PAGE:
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Up-and-way-down temperature wreaking havoc on orchards, vineyards, sod farms


The extreme blast of cold of Monday and Tuesday — combined with the unseasonably warm weather that preceded and is forecast to follow that blast — may be wreaking havoc with local vineyards, orchards and sod farms, and also may damage some residential lawns.

At worst, the abrupt temperature swings may end up killing young fruit trees, grapevines and portions of lawns, especially grass that was grown from seed planted in the late fall. But growers say they won’t know the extent of the damage until this spring.

Even if fruit trees and grapevines survive the winter of 2014, they may produce a smaller-than-usual crop this summer, growers said.

“I am definitely concerned about winter injury to our grapevines,” said Patricia Chalfant, viticulturist and winemaker for Caesar Creek Vineyards east of Xenia. All of the winery’s vineyards are less than a decade old, and the winery produces wines made exclusively from grapes grown in its vineyards.

Chalfant said she intends to gather shoots and buds from the vines surrounding the winery. She’ll cut the buds open to try to determine the extent of potential reduction of the yield of the 2014 vintage. She and winery owner Walter Borda have to wait until spring to determine whether the damage goes beyond crop yield to include dead vines.

In the 1980s, some Ohio wineries and grape growers went out of business after extreme cold wiped out their vineyards. Caesar Creek Vineyards planted hybrid grapes such as Frontenac and Marichal Foch, which are more resistance to cold-weather damage than the more delicate European grape varieties such as riesling, chardonnay and cabernet franc. That should help minimize any problems, Chalfant said.

In southern Clark County, Jim Brandeberry, co-owner and winemaker at Brandeberry Winery, is already preparing for the possibility that he’ll have to purchase more grapes and juice from northern Ohio vineyards and elsewhere later this year to meet his winery’s demand because of potential damage or lower yields from his own vineyards.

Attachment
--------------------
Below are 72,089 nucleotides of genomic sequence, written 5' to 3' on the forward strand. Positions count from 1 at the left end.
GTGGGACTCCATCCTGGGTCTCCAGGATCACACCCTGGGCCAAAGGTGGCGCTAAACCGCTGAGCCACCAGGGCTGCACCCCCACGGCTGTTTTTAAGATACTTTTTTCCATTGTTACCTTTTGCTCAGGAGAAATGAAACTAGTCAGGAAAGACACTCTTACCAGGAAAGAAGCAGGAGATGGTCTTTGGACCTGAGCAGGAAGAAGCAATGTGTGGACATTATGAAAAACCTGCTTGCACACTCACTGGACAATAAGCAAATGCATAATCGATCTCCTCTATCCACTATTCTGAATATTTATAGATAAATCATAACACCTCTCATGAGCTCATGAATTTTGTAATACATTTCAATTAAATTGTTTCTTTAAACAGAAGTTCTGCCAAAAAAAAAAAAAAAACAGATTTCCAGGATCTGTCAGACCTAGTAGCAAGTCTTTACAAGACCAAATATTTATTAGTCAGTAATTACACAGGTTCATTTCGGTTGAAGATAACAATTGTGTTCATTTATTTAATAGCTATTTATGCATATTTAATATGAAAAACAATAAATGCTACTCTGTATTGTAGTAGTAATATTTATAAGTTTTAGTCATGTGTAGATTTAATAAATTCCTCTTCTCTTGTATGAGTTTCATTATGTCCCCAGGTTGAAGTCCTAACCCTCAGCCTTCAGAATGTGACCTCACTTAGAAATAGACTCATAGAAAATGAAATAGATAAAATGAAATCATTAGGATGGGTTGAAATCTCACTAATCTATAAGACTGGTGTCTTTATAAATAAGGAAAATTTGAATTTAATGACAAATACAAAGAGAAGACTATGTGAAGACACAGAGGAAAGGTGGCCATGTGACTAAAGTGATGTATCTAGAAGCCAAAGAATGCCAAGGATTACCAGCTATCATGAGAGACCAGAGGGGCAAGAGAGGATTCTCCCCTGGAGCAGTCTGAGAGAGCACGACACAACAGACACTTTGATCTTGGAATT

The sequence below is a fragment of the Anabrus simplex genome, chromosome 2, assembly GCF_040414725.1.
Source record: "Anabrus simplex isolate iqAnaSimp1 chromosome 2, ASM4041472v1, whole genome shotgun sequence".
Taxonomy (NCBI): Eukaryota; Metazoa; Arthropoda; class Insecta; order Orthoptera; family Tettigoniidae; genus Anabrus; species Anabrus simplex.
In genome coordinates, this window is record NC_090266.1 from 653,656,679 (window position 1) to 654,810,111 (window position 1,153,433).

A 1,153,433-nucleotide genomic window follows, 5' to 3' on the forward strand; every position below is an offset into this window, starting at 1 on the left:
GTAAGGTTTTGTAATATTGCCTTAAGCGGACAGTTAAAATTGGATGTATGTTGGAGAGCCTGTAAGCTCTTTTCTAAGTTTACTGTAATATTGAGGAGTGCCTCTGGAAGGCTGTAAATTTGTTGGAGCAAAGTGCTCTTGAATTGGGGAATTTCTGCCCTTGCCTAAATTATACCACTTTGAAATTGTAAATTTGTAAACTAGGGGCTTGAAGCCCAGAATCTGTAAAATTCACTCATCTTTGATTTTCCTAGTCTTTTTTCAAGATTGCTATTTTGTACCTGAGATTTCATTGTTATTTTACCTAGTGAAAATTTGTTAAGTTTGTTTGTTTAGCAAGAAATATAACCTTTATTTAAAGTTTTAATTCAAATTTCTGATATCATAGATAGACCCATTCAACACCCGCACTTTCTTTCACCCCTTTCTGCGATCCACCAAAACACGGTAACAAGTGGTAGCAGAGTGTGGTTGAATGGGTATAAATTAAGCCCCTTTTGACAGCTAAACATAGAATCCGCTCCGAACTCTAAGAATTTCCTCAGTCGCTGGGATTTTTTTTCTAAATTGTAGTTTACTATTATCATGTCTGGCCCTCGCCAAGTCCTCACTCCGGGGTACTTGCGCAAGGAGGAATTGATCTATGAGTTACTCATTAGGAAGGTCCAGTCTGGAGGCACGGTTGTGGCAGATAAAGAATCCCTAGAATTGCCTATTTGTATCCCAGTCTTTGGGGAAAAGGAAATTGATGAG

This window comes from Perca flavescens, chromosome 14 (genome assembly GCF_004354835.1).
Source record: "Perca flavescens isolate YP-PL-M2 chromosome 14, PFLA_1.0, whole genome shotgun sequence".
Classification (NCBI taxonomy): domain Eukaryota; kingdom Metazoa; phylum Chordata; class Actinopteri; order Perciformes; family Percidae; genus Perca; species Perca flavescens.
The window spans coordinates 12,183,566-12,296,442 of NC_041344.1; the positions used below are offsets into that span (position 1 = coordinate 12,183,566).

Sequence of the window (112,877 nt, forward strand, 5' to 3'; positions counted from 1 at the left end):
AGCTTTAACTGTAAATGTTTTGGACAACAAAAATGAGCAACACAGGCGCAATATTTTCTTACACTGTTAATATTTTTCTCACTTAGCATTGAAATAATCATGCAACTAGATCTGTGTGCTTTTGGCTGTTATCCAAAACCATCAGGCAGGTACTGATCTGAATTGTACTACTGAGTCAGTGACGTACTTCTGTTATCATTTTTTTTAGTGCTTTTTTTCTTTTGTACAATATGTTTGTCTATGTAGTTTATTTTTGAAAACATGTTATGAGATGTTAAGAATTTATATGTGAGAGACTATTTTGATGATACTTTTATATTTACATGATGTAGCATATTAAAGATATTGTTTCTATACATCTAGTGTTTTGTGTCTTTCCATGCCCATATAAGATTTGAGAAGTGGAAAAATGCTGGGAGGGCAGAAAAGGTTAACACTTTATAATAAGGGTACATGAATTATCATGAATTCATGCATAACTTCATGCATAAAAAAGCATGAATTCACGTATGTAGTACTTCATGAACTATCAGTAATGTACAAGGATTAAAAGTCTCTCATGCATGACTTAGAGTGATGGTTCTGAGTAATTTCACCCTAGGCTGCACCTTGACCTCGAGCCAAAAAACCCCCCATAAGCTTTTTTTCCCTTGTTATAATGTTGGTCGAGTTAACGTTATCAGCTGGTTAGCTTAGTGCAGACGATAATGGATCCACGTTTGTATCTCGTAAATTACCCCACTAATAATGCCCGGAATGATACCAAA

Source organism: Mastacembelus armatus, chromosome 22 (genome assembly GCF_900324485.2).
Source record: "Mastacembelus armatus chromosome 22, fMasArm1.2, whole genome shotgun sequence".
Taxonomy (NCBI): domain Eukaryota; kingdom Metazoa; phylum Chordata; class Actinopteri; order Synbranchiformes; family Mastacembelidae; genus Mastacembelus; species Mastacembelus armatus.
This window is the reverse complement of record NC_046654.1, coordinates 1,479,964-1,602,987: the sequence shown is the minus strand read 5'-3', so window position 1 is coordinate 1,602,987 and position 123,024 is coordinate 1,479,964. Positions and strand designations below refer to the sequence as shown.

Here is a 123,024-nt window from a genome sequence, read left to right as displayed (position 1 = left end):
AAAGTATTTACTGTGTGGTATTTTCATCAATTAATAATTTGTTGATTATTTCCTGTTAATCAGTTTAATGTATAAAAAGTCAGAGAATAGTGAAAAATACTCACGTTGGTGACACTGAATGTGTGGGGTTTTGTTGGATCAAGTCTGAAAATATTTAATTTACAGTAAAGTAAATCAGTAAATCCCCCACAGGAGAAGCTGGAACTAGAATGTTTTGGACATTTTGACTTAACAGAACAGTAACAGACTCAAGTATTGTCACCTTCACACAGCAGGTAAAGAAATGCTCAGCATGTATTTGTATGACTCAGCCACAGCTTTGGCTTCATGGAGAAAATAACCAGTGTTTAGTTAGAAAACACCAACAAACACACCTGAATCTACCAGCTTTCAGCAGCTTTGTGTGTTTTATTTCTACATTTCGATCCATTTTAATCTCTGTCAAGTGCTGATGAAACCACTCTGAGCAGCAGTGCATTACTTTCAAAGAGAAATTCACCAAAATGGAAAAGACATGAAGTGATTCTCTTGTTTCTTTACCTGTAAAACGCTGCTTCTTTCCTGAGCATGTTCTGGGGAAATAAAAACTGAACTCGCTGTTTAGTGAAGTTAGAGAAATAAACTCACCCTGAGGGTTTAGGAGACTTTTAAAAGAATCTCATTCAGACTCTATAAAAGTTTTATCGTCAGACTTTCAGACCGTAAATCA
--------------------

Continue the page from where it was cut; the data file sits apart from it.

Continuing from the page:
“These temperature swings, without any snow cover, are, by my estimation, a pretty serious problem,” Brandeberry said.

Ohio tree-fruit growers face a similar prospect of hidden damage that won’t become apparent until the spring, according to Bill Dodd, president of the Ohio Fruit Growers Marketing Association.

Peach trees are the most susceptible to cold-weather damage, and apple trees also can be affected as the mercury drops to below zero, Dodd said.

The tiny buds that will become flowers, and then fruit, this spring and summer, have already formed on peach and apple trees. “If it gets cold enough, those buds can be damaged, and later, they won’t set fruit,” Dodd said.

As with grapevines, fruit trees suffer most when wide temperature swings accompany the plunge into extremely cold weather, which can freeze the roots, especially of young trees. A blanket of snow can act as an insulating, protective barrier to cold, Dodd said. In Southwest Ohio, however, weekend rain and warm temperatures had melted much of a previous snowstorm’s remnants, and the snowfall that preceded the extreme cold temperatures was less than expected.

Randy Tischer — owner of Green Velvet Sod Farms in Bellbrook — said the combination of light snow cover, extreme cold and wide temperature swings has probably damaged at least some portions of his company’s 700-acre sod farm along I-70 near I-675 near Enon.

“But the turf is dormant now, so we won’t know for sure until spring,” Tischer said.

Homeowners will face a similar waiting game to see if their lawns have been damaged. “Your yard is either going to start greening up this spring like everybody else’s, or it’s not, and there’s not anything you can do about it right now,” Tischer said.

Most at-risk is grass grown from seed that was planted in the fall of 2013 — after about the third week of September, he said.

“More mature lawns should come out of it all right,” Tischer said. “But I envision this cold weather causing some problems in turf that we haven’t seen in the last 20 years or more.”

Chalfant of Caesar Creek Vineyards was philosophical about the potential damage to her grapevines.

“This is just part of being in agriculture,” she said. “We’ll hope for the best and prepare for the worst.”



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